May 11, 2015


Minister for Skills, Research and Innovation, Damien English TD, Prof Willie Donnelly, WIT President and Dr Ramesh Raghavendra, SEAM Centre Director.

The Minister for Skills, Research and Innovation, Mr Damien English TD, was in Waterford Institute of Technology (WIT) today to officially open a ‘Metal 3D Printing – Additive Manufacturing Laboratory’ with the potential to revolutionise manufacturing in Ireland.

The €1 million lab, which houses Ireland’s first production scale EOS 3D metal printer and post-processing accessories, is located in the South Eastern Applied Materials (SEAM) research group, one of the Institute’s three Technology Gateways.

Speaking at the opening, Minister English said that "this initiative, which has the potential to revolutionise manufacturing industries in Ireland and represents an important development for Irish engineering and manufacturing, will offer many benefits to companies in the South East and beyond".

The Minister, congratulating Dr Ramesh Raghavendra who will lead the programme from its base at theEnterprise Ireland funded Technology Gateway SEAM, noted that "the new laboratory will bring together industry in the form of Boston Scientific, Schivo and Lisnabrin Engineering in a unique and innovative collaboration with academia to provide strategic research expertise to companies interested in this new and exciting manufacturing technology".

Metal 3D Printing Additive Manufacturing is an emerging technology which offers many advantages over conventional manufacturing methods including the advancement of metal laser sintering technologies to develop more complex components, streamlining the manufacturing process by removing multiple process steps, reducing materials handling and the number of components in an assembly, as well as enabling rapid prototyping of functional metal components.

According to Prof Willie Donnelly, President at WIT, “The 3D Printing lab and its future research outputs offer enormous potential to engineering and manufacturing industries in Ireland. This technology is forecast to transform the factories of the future.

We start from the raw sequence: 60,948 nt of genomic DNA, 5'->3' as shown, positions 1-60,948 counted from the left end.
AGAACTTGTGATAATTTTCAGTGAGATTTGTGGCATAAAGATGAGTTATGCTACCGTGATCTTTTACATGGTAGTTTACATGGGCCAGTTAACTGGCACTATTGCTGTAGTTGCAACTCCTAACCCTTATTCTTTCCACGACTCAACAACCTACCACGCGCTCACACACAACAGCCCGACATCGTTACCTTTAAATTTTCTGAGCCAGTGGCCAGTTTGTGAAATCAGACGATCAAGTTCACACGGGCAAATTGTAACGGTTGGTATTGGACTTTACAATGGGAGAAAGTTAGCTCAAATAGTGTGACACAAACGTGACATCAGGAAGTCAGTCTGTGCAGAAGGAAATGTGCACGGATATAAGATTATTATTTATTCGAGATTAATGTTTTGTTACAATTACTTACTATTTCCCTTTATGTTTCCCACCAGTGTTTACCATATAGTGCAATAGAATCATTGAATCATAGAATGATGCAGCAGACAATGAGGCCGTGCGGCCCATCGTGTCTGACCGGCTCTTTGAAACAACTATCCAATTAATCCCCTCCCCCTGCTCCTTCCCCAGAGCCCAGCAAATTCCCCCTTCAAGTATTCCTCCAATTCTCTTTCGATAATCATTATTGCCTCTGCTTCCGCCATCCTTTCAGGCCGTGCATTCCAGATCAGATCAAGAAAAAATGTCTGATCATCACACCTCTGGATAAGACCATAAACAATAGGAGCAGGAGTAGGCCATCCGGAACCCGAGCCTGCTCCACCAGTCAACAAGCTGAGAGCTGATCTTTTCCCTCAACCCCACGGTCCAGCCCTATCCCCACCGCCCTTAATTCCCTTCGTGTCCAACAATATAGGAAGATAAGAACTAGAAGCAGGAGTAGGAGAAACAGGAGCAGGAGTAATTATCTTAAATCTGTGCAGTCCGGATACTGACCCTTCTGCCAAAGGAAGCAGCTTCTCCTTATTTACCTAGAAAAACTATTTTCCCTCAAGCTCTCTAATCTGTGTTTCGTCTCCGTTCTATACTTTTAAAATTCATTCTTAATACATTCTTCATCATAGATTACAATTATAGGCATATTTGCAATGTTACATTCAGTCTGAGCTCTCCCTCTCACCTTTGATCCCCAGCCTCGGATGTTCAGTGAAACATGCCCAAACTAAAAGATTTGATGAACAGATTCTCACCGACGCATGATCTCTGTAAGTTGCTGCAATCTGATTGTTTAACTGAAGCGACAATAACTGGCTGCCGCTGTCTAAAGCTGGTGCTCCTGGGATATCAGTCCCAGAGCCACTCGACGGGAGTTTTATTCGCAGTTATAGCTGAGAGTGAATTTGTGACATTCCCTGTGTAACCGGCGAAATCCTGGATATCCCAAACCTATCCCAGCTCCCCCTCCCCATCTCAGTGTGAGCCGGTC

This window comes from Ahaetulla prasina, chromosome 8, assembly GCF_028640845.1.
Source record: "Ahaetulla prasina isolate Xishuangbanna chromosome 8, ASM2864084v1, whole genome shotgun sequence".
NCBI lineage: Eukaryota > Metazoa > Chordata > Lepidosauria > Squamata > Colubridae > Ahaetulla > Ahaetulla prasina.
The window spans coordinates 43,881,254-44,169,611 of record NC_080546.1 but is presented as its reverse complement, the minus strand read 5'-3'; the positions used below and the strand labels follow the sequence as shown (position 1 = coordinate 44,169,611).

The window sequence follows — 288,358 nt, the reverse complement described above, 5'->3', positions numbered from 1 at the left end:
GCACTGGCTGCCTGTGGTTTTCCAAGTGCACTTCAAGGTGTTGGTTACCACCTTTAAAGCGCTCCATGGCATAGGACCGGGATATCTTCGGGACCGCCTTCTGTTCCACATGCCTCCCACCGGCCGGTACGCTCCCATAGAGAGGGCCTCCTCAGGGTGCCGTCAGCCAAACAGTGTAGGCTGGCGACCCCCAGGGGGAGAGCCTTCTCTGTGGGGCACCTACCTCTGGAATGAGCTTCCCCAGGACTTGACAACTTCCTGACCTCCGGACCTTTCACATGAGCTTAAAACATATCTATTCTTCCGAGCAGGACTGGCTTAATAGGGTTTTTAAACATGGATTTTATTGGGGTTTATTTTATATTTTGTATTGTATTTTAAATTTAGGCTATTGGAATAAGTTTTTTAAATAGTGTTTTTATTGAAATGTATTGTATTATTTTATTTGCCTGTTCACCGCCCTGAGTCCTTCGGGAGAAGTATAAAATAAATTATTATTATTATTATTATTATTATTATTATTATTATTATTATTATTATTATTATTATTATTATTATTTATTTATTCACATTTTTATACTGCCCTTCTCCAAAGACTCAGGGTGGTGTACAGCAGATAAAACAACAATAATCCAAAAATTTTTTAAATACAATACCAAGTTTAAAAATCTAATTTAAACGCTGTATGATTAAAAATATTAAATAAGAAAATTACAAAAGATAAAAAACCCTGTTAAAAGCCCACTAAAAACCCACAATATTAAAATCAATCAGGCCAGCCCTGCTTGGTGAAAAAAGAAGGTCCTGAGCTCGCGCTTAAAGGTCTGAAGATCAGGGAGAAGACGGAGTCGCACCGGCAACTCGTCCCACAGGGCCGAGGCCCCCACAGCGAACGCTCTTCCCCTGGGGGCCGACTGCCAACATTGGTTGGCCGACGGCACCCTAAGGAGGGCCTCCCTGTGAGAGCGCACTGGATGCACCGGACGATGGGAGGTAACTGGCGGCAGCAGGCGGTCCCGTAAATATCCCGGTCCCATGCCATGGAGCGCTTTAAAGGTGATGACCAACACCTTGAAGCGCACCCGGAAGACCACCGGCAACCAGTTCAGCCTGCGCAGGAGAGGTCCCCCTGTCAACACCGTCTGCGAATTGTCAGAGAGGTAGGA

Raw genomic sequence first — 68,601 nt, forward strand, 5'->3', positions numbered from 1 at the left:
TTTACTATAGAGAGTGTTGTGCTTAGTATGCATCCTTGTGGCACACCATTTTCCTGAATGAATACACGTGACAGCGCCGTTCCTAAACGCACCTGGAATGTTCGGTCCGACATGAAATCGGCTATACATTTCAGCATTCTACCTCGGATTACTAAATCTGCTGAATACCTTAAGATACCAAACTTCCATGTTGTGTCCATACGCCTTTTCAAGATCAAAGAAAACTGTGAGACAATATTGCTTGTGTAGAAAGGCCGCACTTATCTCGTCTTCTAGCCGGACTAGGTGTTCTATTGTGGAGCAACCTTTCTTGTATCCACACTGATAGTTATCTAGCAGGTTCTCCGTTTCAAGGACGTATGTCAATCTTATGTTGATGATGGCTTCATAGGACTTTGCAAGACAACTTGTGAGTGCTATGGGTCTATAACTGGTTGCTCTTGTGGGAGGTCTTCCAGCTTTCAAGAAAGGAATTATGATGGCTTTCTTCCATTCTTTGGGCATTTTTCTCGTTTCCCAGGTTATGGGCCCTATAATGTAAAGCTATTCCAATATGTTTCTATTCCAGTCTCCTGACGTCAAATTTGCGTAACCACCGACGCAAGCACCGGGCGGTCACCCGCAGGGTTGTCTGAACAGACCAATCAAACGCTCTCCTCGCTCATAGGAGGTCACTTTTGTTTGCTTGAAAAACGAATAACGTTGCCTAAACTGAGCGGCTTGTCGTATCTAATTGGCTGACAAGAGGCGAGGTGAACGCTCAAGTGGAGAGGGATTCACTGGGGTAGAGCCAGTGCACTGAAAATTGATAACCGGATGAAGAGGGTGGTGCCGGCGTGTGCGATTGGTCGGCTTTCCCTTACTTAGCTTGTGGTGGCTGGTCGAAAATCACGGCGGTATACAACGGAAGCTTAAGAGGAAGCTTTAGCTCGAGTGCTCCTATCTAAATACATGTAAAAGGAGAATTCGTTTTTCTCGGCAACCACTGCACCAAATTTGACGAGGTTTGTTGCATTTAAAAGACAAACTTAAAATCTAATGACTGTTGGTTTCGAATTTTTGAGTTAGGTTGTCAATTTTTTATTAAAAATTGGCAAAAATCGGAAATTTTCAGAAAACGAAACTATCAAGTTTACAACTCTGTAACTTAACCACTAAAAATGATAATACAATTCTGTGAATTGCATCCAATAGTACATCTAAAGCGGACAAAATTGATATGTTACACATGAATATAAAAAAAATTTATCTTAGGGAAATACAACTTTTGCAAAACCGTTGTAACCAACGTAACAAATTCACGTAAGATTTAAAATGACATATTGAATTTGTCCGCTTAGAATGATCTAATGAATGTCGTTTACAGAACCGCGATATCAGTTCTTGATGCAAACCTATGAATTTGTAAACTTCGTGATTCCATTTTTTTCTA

Prof Donnelly continued, “SEAM, under Ramesh’s leadership and with the centre’s years of expertise in 3D design, unique range of X-Ray Microtomography capability in Ireland, materials engineering, characterisation and reliability testing, is strategically placed to provide a comprehensive support to companies wishing to adopt lean manufacturing techniques and stay competitive 

Dr Ramesh Raghavendra, SEAM Centre Director said, “SEAM’s impeccable track record of collaborating with and delivering solutions to industries of all sizes across a variety of sectors, lays a strong foundation for our research centre to become a hub for Irish industry in the emerging Metal 3D Additive Manufacturing technology, which will deliver new and innovative design and component solutions for Irish industry”.

SEAM has already started their research activities using the new technology. Late last year, the centre announced a Metal 3D Printing research programme in collaboration with Boston Scientific, Schivo and Lisnabrin Engineering. The multiparty, industry led project, which is part funded by Enterprise Ireland under its Innovation Partnership Programme (IPP), will run for two and a half year with engineering staff from the three companies working alongside researchers from SEAM.